Best Time to Control Dandelions is Post Harvest

Dandelions are unsightly in a lawn, but in a corn or soybean field, they also can be expensive. Dandelions have become an increasing problem since many growers shifted to reduced-tillage or no-till systems.

After the crop has been harvested in the fall, weeds such as dandelions begin to grow as they prepare to overwinter. In the spring, these tough weeds often take over a field, which can slow soil drying and delay planting; cause poor seedbed conditions that can result in stand-establishment problems; require higher rates of burndown herbicides, because weeds are larger and harder to control; and increase the problem for future seasons, because weeds have been allowed to complete their life cycles, replenish their seed banks and develop their root systems.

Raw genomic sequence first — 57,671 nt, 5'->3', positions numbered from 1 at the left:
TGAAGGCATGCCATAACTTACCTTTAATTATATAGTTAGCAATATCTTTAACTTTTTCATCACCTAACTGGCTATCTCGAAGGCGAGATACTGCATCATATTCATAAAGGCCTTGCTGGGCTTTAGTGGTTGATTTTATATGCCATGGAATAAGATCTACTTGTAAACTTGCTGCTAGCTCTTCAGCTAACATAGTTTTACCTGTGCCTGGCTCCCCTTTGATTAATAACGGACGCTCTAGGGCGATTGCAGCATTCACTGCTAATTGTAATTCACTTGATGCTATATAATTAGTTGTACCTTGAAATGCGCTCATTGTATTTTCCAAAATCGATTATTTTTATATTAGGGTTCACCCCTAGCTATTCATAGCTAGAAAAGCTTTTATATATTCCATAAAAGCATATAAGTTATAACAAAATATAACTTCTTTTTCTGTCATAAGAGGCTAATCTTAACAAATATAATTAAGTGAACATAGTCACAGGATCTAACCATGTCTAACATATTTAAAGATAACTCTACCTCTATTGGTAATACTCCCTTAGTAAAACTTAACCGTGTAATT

These fall applications provide: dandelion burndown increases of 20 percent or more compared to traditional treatments; reliable control, even under cool fall temperatures; effective control following almost any crop when applied between harvest and the time the ground freezes; better management of glyphosate applications in soybeans or corn the following season; soils dry out faster, which allows you to plant soybeans or corn as soon as spring weather and field conditions allow.  Just as with home lawns, the best time to control dandelions is not when they show up in the spring but before they can get a foothold in the fall.

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